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Editorials

Vote Yes in Miami for the David Beckham soccer stadium deal

Given the history of Marlins Park, recommending the construction of stadiums to Miami-Dade voters and taxpayers is like walking through a minefield.

It’s a prickly question being posed only to Miami residents: Should soccer star David Beckham and partner Jorge Mas be allowed to negotiate a no-bid contract to build a soccer stadium for Beckham’s Major League Soccer franchise, plus a commercial complex at the city-owned Melreese Golf Course near Miami International Airport?

If voters approve, Mas and Beckham can begin crafting a 99-year, no-bid lease for the development of Miami Freedom Park, a $1 billion retail, office, hotel, a 25,000-seat soccer stadium complex and a 58-acre public park on 72-acres of land.

If voters approve, Mas and Beckham can begin crafting a 99-year, no-bid lease for the development of Miami Freedom Park, a $1 billion retail, office, hotel, a 25,000-seat soccer stadium complex. The overall footprint of the redevelopment is about 131 acres. Of that plot of land, 73-acres would be leased for the soccer stadium and commercial complex. In addition, there is a 58-acre public park that would be developed but remains under the full control of the city.

We know the numbers are fluid and agreements are still fuzzy, but we’re going to recommend that Miami voters take a leap of faith and vote Yes, clearing the way for the Beckham/Mas project to be launched.

And here’s why:

We get that much is at stake. And if this deal was being proposed by an out-of-town mogul with no stake in our community, the Board would have no qualms recommending rejecting the project to voters. And we have been skeptical from the start. We swatted down Beckham’s early efforts to grab waterfront property. But joining him in his 4-year-old effort to build a stadium, not in Overtown but in Melreese, is Jorge Mas and his brother, who are well-known community leaders and philanthropists.

Their family fortune stems from the locally-based MasTec, an engineering and construction company that generates billions a year. They are not former Marlins owner Jeffrey Loria, or his arrogant stepson, David Samson, who gleefully saddled Miami-Dade voters with a years-long tax burden.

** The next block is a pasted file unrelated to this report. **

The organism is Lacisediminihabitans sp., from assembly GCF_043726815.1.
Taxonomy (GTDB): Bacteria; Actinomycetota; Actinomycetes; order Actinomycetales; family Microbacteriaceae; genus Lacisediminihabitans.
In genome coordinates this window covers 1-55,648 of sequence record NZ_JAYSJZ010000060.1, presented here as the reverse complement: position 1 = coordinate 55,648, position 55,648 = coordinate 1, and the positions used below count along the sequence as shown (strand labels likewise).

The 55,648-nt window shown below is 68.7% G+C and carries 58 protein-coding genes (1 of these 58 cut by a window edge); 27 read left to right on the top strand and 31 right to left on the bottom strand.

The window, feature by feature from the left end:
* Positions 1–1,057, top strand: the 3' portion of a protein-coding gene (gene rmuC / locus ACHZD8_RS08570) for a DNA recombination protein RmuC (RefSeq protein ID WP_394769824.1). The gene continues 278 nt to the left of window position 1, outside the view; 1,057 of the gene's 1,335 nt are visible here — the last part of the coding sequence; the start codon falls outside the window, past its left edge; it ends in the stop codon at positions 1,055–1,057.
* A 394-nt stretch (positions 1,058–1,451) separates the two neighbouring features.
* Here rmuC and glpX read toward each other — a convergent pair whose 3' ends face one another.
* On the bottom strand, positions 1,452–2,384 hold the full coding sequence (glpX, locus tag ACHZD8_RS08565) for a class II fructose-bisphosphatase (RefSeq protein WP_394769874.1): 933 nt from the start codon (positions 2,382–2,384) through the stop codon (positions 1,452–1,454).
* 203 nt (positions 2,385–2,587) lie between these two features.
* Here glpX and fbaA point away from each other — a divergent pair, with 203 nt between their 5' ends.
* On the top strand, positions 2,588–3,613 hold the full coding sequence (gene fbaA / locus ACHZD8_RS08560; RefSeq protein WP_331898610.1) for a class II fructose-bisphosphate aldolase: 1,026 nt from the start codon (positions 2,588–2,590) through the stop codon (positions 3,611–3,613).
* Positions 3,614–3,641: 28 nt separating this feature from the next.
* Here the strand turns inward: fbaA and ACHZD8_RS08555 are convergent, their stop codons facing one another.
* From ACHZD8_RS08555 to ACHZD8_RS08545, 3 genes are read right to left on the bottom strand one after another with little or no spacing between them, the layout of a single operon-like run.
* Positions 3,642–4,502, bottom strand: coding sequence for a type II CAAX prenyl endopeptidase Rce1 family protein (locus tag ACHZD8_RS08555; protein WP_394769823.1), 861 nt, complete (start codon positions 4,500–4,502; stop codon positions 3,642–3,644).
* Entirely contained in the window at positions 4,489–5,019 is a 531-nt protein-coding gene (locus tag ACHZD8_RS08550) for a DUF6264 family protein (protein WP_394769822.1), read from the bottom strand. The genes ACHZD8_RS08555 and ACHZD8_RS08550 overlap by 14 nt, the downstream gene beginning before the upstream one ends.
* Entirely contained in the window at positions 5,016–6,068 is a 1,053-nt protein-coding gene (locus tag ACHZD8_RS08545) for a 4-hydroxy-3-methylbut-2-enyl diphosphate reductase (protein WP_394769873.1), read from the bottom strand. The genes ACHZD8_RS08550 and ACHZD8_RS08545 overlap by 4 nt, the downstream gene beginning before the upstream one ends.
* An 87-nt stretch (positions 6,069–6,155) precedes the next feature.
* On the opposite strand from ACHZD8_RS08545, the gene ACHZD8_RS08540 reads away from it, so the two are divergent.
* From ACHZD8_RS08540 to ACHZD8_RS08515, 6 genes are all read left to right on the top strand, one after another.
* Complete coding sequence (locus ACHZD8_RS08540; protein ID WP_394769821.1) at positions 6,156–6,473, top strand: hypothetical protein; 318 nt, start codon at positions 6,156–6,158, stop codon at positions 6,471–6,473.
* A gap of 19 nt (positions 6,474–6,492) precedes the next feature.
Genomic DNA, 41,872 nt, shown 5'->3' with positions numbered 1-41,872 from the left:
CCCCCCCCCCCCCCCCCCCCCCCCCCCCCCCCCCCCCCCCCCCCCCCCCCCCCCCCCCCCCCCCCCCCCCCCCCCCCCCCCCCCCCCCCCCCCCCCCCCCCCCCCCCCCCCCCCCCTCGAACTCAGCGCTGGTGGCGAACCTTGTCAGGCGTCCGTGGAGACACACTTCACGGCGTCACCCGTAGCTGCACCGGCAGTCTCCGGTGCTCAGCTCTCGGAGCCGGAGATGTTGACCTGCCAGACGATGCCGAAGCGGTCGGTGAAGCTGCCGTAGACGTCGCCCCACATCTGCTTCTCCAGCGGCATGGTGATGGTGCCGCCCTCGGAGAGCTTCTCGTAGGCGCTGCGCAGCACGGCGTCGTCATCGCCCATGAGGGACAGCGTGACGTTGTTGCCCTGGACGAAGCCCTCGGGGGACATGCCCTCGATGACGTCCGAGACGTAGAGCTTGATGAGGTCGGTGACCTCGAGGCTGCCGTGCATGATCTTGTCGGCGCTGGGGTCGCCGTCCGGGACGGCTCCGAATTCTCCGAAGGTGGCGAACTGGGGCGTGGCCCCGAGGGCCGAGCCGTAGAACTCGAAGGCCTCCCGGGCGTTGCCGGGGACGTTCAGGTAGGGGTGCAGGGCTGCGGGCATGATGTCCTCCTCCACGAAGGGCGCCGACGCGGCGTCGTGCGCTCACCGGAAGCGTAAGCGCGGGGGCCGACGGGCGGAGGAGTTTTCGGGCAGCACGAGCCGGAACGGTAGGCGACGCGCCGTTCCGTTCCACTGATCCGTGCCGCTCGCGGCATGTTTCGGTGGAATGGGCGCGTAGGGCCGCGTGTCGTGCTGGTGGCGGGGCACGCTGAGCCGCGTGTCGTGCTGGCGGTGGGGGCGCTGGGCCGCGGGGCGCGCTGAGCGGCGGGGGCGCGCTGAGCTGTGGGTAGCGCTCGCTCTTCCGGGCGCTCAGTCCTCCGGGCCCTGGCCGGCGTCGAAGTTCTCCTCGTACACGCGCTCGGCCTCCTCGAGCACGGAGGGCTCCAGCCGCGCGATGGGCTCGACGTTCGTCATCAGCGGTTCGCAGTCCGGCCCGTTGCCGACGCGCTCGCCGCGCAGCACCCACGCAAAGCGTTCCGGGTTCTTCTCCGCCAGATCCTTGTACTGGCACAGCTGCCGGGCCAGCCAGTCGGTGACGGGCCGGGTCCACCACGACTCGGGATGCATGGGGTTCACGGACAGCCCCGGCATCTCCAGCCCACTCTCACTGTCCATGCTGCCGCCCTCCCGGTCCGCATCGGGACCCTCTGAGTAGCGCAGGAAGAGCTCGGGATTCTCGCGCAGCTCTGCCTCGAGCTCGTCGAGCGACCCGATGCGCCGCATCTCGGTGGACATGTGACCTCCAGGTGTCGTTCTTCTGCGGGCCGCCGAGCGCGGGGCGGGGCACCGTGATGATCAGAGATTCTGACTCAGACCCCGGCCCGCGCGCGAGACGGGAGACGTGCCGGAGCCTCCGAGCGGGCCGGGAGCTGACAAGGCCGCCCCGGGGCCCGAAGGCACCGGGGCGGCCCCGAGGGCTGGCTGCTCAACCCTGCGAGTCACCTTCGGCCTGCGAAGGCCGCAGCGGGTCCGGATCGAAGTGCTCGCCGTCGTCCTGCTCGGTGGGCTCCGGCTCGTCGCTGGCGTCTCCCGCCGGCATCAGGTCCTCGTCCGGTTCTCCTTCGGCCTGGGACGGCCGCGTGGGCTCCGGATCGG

We know Beckham and the Mas family will make money on this project, but we also believe they will go out of their way to be fair and just to this community and to the residents around the proposed stadium complex. Miami has been home to the Mas family for decades. It’s the place where their late patriarch Jorge Mas Canosa became a popular Cuban exile leader.

Would we expect the same moral obligation from an outside developer who goes through the competitive bid process and wins? No.

We believed Mas when he told the Board that no public money will be tapped and that taxpayers will not pay any of the costs associated with preparing Melreese for redevelopment, including necessary utility work, underground infrastructure, road improvements and a pedestrian bridge over the Tamiami Canal to connect the park to the Miami Intermodal Center, making it a new stop for visitors.

We believe he will oversee a traffic plan to ensure that visitor traffic to and from the airport is not adversely affected. That would be irresponsible, damaging and unforgivable.

We believe that Mas will live up to his promise to address the long list of issues, expertly detailed in articles by Miami Herald reporter Joey Flechas.

They include concerns about soil contamination, a better focus on the financial benefits to the city, the value of public parks, traffic flow around a major airport and the fate of the First Tee Miami, a youth golf program at Melreese. Not to mention that a fair market value is paid for the city land.

Are we naive? No, we’re realistic. At some point, local residents, collectively, are going to have to move past the fear of being fooled again by a stadium project. The original Marlins Park 2009 deal had Miami-Dade and Miami contributing about $490 million for the privately owned $640 million stadium, which was then sold with the team for $1.2 billion in 2017. Loria did not share sale profits with the county.

The fact is that Miamians’ needs are changing and the landscape is also changing to accommodate them. Take note of how the Underline will eventually alter the look and use of South Dixie Highway under the elevated Metrorail tracks. And millennials have not embraced golf; only a lucky few enjoy Melreese now.

The Mas family and Beckham, who has held on longer than anyone thought to the idea of a Miami stadium, are the right team to get the community over their resistance to new stadium projects.

If things go south, the Mas family will face the public’s wrath — so will we. However, we’re optimistic.

The Miami Herald recommends a Yes vote on Miami Referendum 1 — #378.

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